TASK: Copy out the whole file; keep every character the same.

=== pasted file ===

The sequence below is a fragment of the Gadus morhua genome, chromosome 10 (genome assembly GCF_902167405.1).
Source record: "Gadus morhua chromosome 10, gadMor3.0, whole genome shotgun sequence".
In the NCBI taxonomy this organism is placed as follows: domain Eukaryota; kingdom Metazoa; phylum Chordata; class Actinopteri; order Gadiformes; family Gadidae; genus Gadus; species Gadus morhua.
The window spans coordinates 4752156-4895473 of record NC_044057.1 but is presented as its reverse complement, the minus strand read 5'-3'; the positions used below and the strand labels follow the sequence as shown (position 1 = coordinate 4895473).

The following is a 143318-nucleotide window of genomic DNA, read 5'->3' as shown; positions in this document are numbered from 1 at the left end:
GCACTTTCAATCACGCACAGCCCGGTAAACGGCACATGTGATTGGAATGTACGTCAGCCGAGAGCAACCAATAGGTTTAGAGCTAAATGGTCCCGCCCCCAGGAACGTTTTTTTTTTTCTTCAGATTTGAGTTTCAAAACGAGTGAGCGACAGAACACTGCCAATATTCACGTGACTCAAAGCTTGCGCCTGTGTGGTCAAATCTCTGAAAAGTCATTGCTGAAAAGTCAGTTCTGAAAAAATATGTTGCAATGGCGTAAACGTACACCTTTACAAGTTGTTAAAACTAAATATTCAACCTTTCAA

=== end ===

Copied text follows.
The sequence below is a fragment of the Gadus morhua genome, chromosome 10 (genome assembly GCF_902167405.1).
Source record: "Gadus morhua chromosome 10, gadMor3.0, whole genome shotgun sequence".
In the NCBI taxonomy this organism is placed as follows: domain Eukaryota; kingdom Metazoa; phylum Chordata; class Actinopteri; order Gadiformes; family Gadidae; genus Gadus; species Gadus morhua.
The window spans coordinates 4752156-4895473 of record NC_044057.1 but is presented as its reverse complement, the minus strand read 5'-3'; the positions used below and the strand labels follow the sequence as shown (position 1 = coordinate 4895473).

The following is a 143318-nucleotide window of genomic DNA, read 5'->3' as shown; positions in this document are numbered from 1 at the left end:
GCACTTTCAATCACGCACAGCCCGGTAAACGGCACATGTGATTGGAATGTACGTCAGCCGAGAGCAACCAATAGGTTTAGAGCTAAATGGTCCCGCCCCCAGGAACGTTTTTTTTTTTCTTCAGATTTGAGTTTCAAAACGAGTGAGCGACAGAACACTGCCAATATTCACGTGACTCAAAGCTTGCGCCTGTGTGGTCAAATCTCTGAAAAGTCATTGCTGAAAAGTCAGTTCTGAAAAAATATGTTGCAATGGCGTAAACGTACACCTTTACAAGTTGTTAAAACTAAATATTCAACCTTTCAA